[ntp:questions] A proposal to use NIC launch time support to improve NTP

Brian Utterback brian.utterback at oracle.com
Thu Dec 13 14:34:08 UTC 2012

On 12/13/12 09:14, Jonatan Walck wrote:
> I'm pondering two different use cases and senarios to make this work,
> and work well;
> In a generic case: If a client or server (same principle) runs NTP and
> lets propose run a PPL locking the PHC clock to the local/kernel clock
> (I admit this creates new challenges), you wouldn't have to "move
> time" over the bus at every single query. One could fetch a recieve
> timestamp from the network controller (actually it'll come along with
> the packet already, so you don't have to fetch anything) and use that
> as if it was set from the clock in the kernel.
> When sending, one would base the wanted time sometime in the future
> based on the local clock, make it a timed transmit and just let the
> network controller decide when it is time to put the packet on the wire.
> In a very specific case, like the one I'm currently working with:
> Right by the NTP server is UTC, with a PPS*. Connect 1-PPS to the NICs
> SDP, it can sample it's internal clock without interrupts at the
> rising edge of the PPS. Use those samples for a PLL to steer the
> network controllers clock to UTC, using TIMINCA and associates.
> Now forget about the clocks from the kernel. Just let NTP use the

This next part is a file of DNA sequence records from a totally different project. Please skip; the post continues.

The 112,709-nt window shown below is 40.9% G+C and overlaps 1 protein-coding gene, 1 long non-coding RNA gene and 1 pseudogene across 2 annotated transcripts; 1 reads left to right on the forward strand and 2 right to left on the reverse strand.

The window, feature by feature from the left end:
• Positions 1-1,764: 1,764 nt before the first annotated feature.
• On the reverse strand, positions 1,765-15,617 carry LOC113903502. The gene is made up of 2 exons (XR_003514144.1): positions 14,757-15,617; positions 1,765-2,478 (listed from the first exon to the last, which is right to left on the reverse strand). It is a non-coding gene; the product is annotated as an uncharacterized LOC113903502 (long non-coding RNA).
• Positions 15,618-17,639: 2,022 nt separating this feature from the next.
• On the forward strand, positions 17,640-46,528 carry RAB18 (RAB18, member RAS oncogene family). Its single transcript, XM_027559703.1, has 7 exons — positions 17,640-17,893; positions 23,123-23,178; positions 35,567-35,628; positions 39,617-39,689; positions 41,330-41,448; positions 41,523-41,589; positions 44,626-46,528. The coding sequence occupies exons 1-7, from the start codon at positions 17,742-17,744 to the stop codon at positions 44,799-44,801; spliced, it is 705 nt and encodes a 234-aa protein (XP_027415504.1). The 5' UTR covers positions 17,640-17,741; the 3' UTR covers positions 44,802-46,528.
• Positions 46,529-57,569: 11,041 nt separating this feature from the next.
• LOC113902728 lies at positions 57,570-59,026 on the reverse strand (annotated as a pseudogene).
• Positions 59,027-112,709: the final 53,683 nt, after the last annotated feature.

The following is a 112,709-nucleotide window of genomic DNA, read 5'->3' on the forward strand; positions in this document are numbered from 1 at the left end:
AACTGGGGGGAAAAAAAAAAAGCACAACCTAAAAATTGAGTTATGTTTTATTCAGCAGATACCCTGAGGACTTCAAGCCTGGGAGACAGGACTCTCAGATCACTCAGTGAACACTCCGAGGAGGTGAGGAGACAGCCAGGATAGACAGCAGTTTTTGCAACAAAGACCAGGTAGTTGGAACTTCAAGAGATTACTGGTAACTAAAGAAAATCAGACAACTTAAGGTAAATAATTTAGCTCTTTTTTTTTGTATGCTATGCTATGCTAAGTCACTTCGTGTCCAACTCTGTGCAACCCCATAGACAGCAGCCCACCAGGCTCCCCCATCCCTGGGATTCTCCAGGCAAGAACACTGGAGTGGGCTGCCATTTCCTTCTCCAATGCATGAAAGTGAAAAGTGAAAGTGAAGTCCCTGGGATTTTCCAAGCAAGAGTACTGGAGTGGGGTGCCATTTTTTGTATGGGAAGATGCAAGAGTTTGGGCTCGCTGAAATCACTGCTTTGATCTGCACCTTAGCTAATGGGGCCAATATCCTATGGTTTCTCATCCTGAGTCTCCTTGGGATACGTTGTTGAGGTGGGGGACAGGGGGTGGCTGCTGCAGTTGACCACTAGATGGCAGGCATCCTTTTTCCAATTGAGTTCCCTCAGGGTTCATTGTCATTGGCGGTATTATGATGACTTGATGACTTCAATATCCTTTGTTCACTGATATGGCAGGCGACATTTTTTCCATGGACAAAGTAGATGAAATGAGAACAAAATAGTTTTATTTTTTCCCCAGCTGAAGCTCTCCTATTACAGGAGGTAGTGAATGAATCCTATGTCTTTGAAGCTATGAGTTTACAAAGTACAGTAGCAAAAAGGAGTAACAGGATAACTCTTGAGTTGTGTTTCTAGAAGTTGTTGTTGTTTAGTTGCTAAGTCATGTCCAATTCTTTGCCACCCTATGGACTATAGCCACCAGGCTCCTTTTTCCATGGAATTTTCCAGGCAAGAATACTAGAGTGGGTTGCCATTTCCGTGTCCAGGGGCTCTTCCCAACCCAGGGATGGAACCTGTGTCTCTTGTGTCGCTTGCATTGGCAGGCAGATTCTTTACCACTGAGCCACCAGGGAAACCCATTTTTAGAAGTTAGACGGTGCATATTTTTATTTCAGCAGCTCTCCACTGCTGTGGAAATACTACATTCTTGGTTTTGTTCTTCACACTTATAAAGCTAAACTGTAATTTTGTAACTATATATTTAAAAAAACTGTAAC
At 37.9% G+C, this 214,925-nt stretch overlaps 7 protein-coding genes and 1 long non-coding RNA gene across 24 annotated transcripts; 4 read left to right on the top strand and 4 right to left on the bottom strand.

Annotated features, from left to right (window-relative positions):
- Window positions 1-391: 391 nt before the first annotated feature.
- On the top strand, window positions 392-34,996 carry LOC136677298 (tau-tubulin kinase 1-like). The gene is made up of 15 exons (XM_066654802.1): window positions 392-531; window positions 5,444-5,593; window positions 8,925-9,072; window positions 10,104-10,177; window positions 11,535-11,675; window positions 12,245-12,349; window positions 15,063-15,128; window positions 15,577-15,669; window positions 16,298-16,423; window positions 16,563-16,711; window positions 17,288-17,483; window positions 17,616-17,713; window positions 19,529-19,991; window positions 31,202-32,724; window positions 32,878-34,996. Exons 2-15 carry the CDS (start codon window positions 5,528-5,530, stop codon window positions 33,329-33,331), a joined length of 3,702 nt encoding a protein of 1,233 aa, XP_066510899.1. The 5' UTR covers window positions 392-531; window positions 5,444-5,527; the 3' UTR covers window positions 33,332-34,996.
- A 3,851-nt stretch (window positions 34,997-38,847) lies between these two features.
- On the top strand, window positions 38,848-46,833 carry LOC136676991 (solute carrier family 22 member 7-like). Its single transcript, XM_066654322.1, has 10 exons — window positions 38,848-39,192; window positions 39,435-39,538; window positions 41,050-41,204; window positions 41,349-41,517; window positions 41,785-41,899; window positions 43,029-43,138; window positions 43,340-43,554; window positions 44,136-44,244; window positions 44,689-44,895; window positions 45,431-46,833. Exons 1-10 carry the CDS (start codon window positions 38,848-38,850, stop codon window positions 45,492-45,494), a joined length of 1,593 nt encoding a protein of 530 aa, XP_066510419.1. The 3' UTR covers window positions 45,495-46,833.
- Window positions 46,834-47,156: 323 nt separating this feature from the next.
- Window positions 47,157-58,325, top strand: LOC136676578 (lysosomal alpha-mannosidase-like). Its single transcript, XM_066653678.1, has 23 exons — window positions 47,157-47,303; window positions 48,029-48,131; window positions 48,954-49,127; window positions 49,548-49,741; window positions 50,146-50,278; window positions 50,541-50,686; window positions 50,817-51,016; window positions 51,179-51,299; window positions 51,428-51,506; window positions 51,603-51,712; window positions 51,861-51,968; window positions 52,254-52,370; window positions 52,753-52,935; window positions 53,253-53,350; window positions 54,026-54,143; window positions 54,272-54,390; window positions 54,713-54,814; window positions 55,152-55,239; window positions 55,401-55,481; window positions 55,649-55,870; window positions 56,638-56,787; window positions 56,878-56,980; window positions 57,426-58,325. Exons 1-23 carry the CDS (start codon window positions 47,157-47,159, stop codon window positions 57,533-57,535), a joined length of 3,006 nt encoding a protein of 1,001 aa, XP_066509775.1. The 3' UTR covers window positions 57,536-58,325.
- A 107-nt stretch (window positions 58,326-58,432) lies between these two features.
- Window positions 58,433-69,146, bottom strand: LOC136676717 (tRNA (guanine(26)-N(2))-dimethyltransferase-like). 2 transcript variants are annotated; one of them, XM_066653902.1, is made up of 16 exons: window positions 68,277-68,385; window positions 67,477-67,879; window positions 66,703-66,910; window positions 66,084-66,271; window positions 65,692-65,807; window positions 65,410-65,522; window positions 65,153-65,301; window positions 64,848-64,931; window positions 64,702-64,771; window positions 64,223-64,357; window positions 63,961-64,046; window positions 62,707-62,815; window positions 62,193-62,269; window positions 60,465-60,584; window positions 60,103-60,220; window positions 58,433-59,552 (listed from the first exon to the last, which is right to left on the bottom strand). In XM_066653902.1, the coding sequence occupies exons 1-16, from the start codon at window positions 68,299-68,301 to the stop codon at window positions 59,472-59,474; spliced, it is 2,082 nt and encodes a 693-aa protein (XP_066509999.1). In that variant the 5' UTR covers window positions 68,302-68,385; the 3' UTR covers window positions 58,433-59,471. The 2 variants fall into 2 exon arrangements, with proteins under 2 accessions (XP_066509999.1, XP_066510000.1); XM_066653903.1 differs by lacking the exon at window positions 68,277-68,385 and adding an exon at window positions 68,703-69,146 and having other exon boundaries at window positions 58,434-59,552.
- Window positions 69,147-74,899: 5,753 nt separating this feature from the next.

> receive timestamps, and set timed transmits whenever in the future
> that's far enough ahead for the computer to have time to do whatever
> it is busy doing and putting the packet in the tx queue, and let
> LaunchTime (as Intel calls it) do the job.
> I'm interested in both of these cases, but as I mentioned above
> focusing on the latter.

So you have an interesting case of the kernel clock being mostly 
undisciplined and just using the controller clock. That might work, but 
it would be exceedingly odd. Also, as I read the specs, I think that 
there is a maximum of three packets that can be queued for launchtime, 
you might need to take that into account.



Always code as if the guy who ends up maintaining your code will be a
violent psychopath who knows where you live. - Martin Golding
Brian Utterback - Solaris RPE, Oracle Corporation.
Ph:603-262-3916, Em:brian.utterback at oracle.com

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